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The Best Korean Restaurants in New York

Korean cuisine has a cult following in the US. It lacks a bit behind in mainstream popularity to its Chinese and Japanese counterparts but still provides excellent dishes for every taste! Meet the best Korean restaurants in New York!


Kimchi and other fermented dishes are ubiquitous, but the cuisine is also linked to tradition, with fresh herbs and cheese. Korean food is sizzling, and the tasting menu at Atomix reflects modern Korean inventiveness. Kimchi, kimchi sauce, sashimi, bibimbap, chillies, pork belly and more round out the menu of what critics call the best in the South Korean restaurants in New York provides scene in New York City. It has been touted as one of the “best restaurants to open in 2018,” and it’s worth the entrance fee.

The menu changes quarterly, but give each dish a menu that lists all the ingredients without being pedantic, and look for deep-flavored fermented sauces and pastes, such as kimchi.

The restaurant is located on two floors of a Murray Hill townhouse, and the upper level is a walk-in bar with cocktails and elevated snacks. The lounge is open from 11: 00 to 21: 00 on Saturdays and Sundays, and also on Fridays and Saturdays and Sundays and Thursdays. Happy hour is available from 12: 00 to 17: 00 on Fridays and Saturdays, and from 17: 00 to 20: 00 on Fridays, Saturdays and Sundays, and the lower, illuminated lounge is also open from 09: 00 to 22: 00.

A wide range of dishes is served in the spacious dining room, from classic kimchi to spicy and spicy variations. The drinks menu offers a mix of cocktails, beer, wine, spirits and even a few beers and wines. There is also a small paper holder to keep your fingers from clutter; wipe the crispy wings before eating, Especially the savoury versions, which carry a heavy kick.


The Cotebe Cote in the heart of New York City, just blocks from Times Square, houses one of the city’s most popular Korean restaurants, kimchi.

Slaughtering parties are the way to go, with a variety of meat and vegetables to choose from, as well as selected beef, pork, chicken and pork ribs. Menus à la carte are also available, such as soft treats such as kimchi and bibimbap, or spicy pork chops.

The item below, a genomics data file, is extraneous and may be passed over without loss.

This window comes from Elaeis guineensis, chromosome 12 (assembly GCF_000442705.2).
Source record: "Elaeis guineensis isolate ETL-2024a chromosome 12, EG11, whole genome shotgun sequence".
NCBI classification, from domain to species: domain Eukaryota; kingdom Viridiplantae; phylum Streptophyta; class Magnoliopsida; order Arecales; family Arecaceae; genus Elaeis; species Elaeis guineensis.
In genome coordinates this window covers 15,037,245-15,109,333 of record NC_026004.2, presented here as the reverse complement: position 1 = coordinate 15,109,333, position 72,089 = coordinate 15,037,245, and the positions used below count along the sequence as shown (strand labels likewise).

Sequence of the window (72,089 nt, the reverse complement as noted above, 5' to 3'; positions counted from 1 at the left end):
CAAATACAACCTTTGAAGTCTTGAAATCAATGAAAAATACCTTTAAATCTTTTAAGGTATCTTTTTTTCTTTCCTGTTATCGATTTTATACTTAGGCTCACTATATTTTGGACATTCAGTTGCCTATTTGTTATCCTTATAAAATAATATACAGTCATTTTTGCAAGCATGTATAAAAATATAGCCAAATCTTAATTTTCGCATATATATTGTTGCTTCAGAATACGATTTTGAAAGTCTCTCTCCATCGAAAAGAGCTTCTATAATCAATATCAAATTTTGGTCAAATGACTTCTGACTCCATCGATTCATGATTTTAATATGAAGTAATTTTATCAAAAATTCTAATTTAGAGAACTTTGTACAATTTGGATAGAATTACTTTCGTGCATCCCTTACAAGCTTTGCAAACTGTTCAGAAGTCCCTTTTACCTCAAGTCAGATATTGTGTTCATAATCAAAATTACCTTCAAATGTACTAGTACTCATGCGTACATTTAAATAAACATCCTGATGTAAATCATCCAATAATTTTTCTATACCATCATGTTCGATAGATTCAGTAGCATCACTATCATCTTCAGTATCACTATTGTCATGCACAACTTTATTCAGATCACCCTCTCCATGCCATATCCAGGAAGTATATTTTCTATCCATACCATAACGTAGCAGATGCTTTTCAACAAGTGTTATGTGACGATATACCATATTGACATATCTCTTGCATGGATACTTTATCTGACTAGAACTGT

Jongro, one of Koreatow’s busiest grill restaurants, is out of the race for one reason: it offers excellent meat, fast, professional service and is located in the heart of one of the city’s most popular neighborhoods. Reservations are accepted, so put your name on the waiting list and book as soon as possible.

The wood-panelled dining room is located on the second floor of a commercial building and reminds of the merchant’s locales of old Seoul. This airy, modern Korean restaurant offers so much delicious food that it deserves a repeat visit. Groups often share a banchan, an element grilled in front of the eyes and amply complemented by a collection of small side dishes. Don’t miss the rice cake dipped in spicy Tex-Mex sauce with chorizo and gooey queso fundido, or the gluten-free glass noodles sliced in sesame oil and topped with mushrooms.


The small, modest shop window is cozy, with a user-friendly illustrated menu and an open dining room. Astoria’s Kal has roast chicken, fried glass noodles, wasabi mayo and soft seafood tofu on the menu. The chef Jenny Kwak and her now-retired mother run the restaurant, the first of its kind in New York City, which has delighted Brooklyn residents.


Felicia Parks (K – ook, pronounced “cook”) behaves minimalistically and is framed by a wall of photos, one of which is a photo of her that she does not – to be – text – if – you – are drunk. She makes everything from scratch, including fried chicken wings and long-fermented red chilli paste, but she has also developed several gluten-free alternatives. The fried dumplings, fried eggs and chicken and egg soup are just as great as the sweet and savoury kimchi.

Mad for Chicken

The hormone and antibiotic-free poultry comes from a Pennsylvania farm and is roasted to an agonizing crunch. People also love the marinated ribs – eye and rice chips topped with kimchi, onions and spicy mayo. It has a Gastropub atmosphere, perfect for meeting friends, and you can sit and wait for hours before you spread your wings with a soy-garlic sauce.

It also shows an artfully depicted bone marrow filled with short ribs and maitake mushrooms. The bar is ideal for solo meetings, and the long common table is perfect for groups, but the cozy table invites you to a date. This is one of the main reasons to save desserts at Oiji, which is located in the same room as the main bar of the restaurant with a full bar.